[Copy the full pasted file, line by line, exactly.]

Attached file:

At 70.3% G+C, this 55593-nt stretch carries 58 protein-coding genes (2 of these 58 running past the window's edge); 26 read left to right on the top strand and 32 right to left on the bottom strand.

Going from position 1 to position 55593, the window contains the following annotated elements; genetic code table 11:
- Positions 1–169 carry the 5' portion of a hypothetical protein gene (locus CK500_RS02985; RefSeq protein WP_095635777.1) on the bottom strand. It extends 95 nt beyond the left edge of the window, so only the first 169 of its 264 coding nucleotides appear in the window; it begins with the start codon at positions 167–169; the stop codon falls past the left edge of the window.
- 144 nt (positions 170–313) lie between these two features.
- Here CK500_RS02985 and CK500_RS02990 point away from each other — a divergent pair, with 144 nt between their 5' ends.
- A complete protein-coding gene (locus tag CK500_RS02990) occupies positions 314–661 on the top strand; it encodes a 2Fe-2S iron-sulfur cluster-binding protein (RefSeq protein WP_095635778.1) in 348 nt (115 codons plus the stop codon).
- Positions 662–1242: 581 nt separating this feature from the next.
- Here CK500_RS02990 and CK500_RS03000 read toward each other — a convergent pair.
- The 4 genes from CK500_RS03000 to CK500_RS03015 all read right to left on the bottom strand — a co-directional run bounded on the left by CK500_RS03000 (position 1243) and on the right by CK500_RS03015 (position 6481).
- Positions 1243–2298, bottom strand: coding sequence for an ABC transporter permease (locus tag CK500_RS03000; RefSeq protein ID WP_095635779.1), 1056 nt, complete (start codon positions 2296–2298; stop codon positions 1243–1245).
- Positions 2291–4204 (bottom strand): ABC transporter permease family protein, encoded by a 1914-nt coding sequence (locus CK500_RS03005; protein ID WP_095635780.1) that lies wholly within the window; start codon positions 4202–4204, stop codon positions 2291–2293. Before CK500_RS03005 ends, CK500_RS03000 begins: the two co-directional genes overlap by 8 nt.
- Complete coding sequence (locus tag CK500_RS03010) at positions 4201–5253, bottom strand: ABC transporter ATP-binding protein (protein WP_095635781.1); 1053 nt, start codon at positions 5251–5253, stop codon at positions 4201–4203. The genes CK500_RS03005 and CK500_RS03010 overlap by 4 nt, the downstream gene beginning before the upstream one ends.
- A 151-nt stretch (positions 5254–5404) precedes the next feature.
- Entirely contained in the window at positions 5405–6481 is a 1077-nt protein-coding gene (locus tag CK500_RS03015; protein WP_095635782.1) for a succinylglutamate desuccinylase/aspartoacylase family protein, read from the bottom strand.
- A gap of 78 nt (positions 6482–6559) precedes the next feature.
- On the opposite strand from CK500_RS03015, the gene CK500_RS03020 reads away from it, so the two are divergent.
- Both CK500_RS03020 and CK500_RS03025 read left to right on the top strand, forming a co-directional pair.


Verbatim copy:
At 70.3% G+C, this 55593-nt stretch carries 58 protein-coding genes (2 of these 58 running past the window's edge); 26 read left to right on the top strand and 32 right to left on the bottom strand.

Going from position 1 to position 55593, the window contains the following annotated elements; genetic code table 11:
- Positions 1–169 carry the 5' portion of a hypothetical protein gene (locus CK500_RS02985; RefSeq protein WP_095635777.1) on the bottom strand. It extends 95 nt beyond the left edge of the window, so only the first 169 of its 264 coding nucleotides appear in the window; it begins with the start codon at positions 167–169; the stop codon falls past the left edge of the window.
- 144 nt (positions 170–313) lie between these two features.
- Here CK500_RS02985 and CK500_RS02990 point away from each other — a divergent pair, with 144 nt between their 5' ends.
- A complete protein-coding gene (locus tag CK500_RS02990) occupies positions 314–661 on the top strand; it encodes a 2Fe-2S iron-sulfur cluster-binding protein (RefSeq protein WP_095635778.1) in 348 nt (115 codons plus the stop codon).
- Positions 662–1242: 581 nt separating this feature from the next.
- Here CK500_RS02990 and CK500_RS03000 read toward each other — a convergent pair.
- The 4 genes from CK500_RS03000 to CK500_RS03015 all read right to left on the bottom strand — a co-directional run bounded on the left by CK500_RS03000 (position 1243) and on the right by CK500_RS03015 (position 6481).
- Positions 1243–2298, bottom strand: coding sequence for an ABC transporter permease (locus tag CK500_RS03000; RefSeq protein ID WP_095635779.1), 1056 nt, complete (start codon positions 2296–2298; stop codon positions 1243–1245).
- Positions 2291–4204 (bottom strand): ABC transporter permease family protein, encoded by a 1914-nt coding sequence (locus CK500_RS03005; protein ID WP_095635780.1) that lies wholly within the window; start codon positions 4202–4204, stop codon positions 2291–2293. Before CK500_RS03005 ends, CK500_RS03000 begins: the two co-directional genes overlap by 8 nt.
- Complete coding sequence (locus tag CK500_RS03010) at positions 4201–5253, bottom strand: ABC transporter ATP-binding protein (protein WP_095635781.1); 1053 nt, start codon at positions 5251–5253, stop codon at positions 4201–4203. The genes CK500_RS03005 and CK500_RS03010 overlap by 4 nt, the downstream gene beginning before the upstream one ends.
- A 151-nt stretch (positions 5254–5404) precedes the next feature.
- Entirely contained in the window at positions 5405–6481 is a 1077-nt protein-coding gene (locus tag CK500_RS03015; protein WP_095635782.1) for a succinylglutamate desuccinylase/aspartoacylase family protein, read from the bottom strand.
- A gap of 78 nt (positions 6482–6559) precedes the next feature.
- On the opposite strand from CK500_RS03015, the gene CK500_RS03020 reads away from it, so the two are divergent.
- Both CK500_RS03020 and CK500_RS03025 read left to right on the top strand, forming a co-directional pair.